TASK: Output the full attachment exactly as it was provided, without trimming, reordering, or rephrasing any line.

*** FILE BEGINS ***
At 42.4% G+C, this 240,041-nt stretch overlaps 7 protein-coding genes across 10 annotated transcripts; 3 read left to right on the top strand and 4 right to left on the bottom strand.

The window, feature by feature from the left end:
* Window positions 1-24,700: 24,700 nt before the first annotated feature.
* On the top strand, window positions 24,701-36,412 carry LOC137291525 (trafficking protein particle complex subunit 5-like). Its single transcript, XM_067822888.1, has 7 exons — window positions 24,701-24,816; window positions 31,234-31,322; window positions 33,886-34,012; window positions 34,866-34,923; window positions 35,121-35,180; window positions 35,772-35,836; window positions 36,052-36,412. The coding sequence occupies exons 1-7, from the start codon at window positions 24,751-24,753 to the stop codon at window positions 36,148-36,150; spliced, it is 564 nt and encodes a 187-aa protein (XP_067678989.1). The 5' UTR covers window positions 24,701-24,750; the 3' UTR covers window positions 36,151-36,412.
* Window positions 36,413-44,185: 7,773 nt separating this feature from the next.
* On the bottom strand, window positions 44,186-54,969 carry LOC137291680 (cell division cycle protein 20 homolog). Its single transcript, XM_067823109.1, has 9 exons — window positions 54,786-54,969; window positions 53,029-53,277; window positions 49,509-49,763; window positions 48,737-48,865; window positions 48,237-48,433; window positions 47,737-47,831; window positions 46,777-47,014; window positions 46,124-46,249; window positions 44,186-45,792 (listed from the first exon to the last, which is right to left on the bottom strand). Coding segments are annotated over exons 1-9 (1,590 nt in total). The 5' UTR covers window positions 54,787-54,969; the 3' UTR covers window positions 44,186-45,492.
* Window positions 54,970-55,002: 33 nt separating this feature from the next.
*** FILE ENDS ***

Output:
At 42.4% G+C, this 240,041-nt stretch overlaps 7 protein-coding genes across 10 annotated transcripts; 3 read left to right on the top strand and 4 right to left on the bottom strand.

The window, feature by feature from the left end:
* Window positions 1-24,700: 24,700 nt before the first annotated feature.
* On the top strand, window positions 24,701-36,412 carry LOC137291525 (trafficking protein particle complex subunit 5-like). Its single transcript, XM_067822888.1, has 7 exons — window positions 24,701-24,816; window positions 31,234-31,322; window positions 33,886-34,012; window positions 34,866-34,923; window positions 35,121-35,180; window positions 35,772-35,836; window positions 36,052-36,412. The coding sequence occupies exons 1-7, from the start codon at window positions 24,751-24,753 to the stop codon at window positions 36,148-36,150; spliced, it is 564 nt and encodes a 187-aa protein (XP_067678989.1). The 5' UTR covers window positions 24,701-24,750; the 3' UTR covers window positions 36,151-36,412.
* Window positions 36,413-44,185: 7,773 nt separating this feature from the next.
* On the bottom strand, window positions 44,186-54,969 carry LOC137291680 (cell division cycle protein 20 homolog). Its single transcript, XM_067823109.1, has 9 exons — window positions 54,786-54,969; window positions 53,029-53,277; window positions 49,509-49,763; window positions 48,737-48,865; window positions 48,237-48,433; window positions 47,737-47,831; window positions 46,777-47,014; window positions 46,124-46,249; window positions 44,186-45,792 (listed from the first exon to the last, which is right to left on the bottom strand). Coding segments are annotated over exons 1-9 (1,590 nt in total). The 5' UTR covers window positions 54,787-54,969; the 3' UTR covers window positions 44,186-45,492.
* Window positions 54,970-55,002: 33 nt separating this feature from the next.